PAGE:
Nationals On Bryce Harper 10-Year, $400M Contract Demands: Not A Chance

The Washington Nationals are already well aware they are going to be without star outfielder Bryce Harper. However, that won’t be for another two years. Bob Nightengale of USA Today is reporting the Nationals are ready to move on from Harper after 2018.

They’re ready to move on, because according to a high-ranking team official Nightengale cites in his story, Harper is looking for a 10-year deal worth more than $400 million. This would shatter baseball’s record for the biggest annual and overall contract.

Despite never driving in 100 runs in a single season, Bryce Harper wants nearly half a billion dollars. [Image by Alex Brandon/AP Images]

After seeing just one superstar season from Harper, in which he won the National League MVP award in 2015, the team is now ready to lose its superstar when he becomes a free agent in two offseasons.

Apparently, the team hasn’t been proactive in trying to sign Harper to an extension, so they may have been resigned to their fate a long time ago. Now that they have a perplexing figure floated by Harper, they are convinced he will only be in Washington for two more seasons.

What makes this situation so challenging is that the Nationals are squarely in contention in the National League. If Harper were playing for a perennial doormat, the decision to trade him would be easy. The team could decide to ship him off for a king’s ransom and forget he was ever there. However, since the team appears to be all-in, given its aggressive pursuit of Chris Sale, they are unlikely to deal him.

Not only will Harper’s production be gone in 2018, but there will be no prospects to come in as reinforcements. The team won’t be able to get prospects as insurance on Harper, because they likely won’t be willing to trade him.

What must concern the team is Harper’s considerable step back between 2015 and 2016. In the 2015 season, he set the world on fire, hitting.330 with 42 home runs and a league-leading.460 on-base percentage. Those numbers took a dive last season as he hit.243 with 24 home runs.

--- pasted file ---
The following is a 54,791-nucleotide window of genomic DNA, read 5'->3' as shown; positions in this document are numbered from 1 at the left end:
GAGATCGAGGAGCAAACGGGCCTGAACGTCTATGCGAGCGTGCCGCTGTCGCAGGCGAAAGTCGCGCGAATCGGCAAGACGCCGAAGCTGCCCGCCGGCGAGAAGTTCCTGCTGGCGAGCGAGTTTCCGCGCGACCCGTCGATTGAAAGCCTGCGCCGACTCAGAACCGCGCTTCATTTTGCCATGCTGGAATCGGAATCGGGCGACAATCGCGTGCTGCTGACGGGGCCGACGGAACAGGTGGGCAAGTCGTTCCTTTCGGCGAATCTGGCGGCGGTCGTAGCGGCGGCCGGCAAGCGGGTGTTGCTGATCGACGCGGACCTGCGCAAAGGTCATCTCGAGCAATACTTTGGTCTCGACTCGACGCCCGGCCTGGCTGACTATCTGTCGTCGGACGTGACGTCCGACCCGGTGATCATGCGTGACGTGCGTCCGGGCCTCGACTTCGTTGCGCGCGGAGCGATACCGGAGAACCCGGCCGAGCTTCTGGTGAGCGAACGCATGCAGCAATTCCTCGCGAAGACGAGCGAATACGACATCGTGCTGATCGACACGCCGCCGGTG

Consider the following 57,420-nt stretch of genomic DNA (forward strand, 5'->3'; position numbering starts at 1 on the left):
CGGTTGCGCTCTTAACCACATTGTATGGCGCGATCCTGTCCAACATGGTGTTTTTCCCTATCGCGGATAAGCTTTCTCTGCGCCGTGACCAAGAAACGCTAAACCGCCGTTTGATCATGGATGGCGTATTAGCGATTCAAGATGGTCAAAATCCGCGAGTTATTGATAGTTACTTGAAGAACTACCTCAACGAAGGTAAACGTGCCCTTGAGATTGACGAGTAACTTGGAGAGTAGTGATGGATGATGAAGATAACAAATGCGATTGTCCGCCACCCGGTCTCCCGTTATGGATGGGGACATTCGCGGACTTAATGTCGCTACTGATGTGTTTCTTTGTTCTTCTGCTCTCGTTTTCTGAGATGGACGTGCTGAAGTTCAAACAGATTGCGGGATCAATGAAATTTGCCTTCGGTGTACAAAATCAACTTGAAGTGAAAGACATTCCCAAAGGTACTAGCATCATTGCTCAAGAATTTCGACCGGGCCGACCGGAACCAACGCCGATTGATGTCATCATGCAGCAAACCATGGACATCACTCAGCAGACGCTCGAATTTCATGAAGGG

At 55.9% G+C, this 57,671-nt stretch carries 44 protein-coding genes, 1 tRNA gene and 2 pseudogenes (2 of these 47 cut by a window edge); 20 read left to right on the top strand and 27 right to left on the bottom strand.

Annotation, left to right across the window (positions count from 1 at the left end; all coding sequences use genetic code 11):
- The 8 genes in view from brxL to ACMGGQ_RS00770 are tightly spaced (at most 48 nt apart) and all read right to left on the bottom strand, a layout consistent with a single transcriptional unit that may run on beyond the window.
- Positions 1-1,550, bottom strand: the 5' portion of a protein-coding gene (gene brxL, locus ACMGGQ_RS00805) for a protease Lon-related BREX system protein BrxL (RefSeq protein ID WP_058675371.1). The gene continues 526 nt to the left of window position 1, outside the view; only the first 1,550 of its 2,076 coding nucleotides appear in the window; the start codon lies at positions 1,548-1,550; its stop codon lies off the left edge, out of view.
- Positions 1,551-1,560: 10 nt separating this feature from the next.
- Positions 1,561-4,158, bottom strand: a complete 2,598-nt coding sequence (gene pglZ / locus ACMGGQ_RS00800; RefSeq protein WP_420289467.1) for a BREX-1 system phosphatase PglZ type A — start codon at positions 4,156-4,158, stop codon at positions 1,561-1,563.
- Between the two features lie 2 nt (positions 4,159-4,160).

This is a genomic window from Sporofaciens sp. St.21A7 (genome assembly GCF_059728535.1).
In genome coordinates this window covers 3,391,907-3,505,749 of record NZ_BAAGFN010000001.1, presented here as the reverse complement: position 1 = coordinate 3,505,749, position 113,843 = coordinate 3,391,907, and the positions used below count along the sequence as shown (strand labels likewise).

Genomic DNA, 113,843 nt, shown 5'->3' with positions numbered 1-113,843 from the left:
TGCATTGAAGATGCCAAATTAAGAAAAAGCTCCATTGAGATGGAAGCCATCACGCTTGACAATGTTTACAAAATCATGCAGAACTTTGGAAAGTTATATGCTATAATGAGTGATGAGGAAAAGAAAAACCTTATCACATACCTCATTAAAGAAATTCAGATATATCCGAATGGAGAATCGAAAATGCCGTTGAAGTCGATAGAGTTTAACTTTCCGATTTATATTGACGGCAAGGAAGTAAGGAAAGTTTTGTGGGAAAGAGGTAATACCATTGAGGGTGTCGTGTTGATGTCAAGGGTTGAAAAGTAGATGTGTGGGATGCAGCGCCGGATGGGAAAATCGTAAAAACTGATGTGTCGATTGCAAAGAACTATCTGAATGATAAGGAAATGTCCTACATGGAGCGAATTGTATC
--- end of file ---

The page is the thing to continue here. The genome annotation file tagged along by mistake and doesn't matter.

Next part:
Harper has never driven in 100 runs in a season in his big-league career, which makes his contract requirements even more perplexing. Yes, he was the best player on the planet for a season, but in major league baseball, it is sustained success that gets you ridiculous contracts. Harper simply hasn’t had that yet.

It’s also important to remember Harper is still just 24 years old, so he could be scratching the surface of what is set to be a Hall of Fame career. It’s also possible he is simply going to be an above-average player with below-average plate discipline for the majority of his career. If that’s the case, nobody would blame the Nationals for looking at him funny when he asks for nearly half a billion dollars.

Why the Yankees Make Sense

Consider if Harper signed with the Yankees, long considered to be the heavy favorites to sign Harper when he becomes a free agent. A lefty power hitter with a short porch in right field could hit 50 home runs a season. He fits that mold to a tee and that could help inflate his power numbers. New York has also been relatively frugal for an extended period of time for the first time in recent memory.

The short porch in right field at Yankee Stadium could help Bryce Harper hit more than 50 home runs a year. [Image by Kathy Kmonicek/AP Images]

That’s no coincidence given the fact Harper and Orioles star infielder Manny Machado will be free agents after 2018.

Harper could potentially get that $400 million contract in New York, he could expose the short porch in right field, and he could cement himself as one of the league’s greats. But these next two seasons are key.

If he goes into his free agent offseason as a 26-year-old with one great season under his belt, everyone is going to look at him crazy when he asks for $400 million, not just the Nationals. So, the stand off begins between Harper and the Nationals.

It certainly appears it will continue until Harper walks north to New York in the winter of 2018.

[Featured image by Alex Brandon/AP Images]

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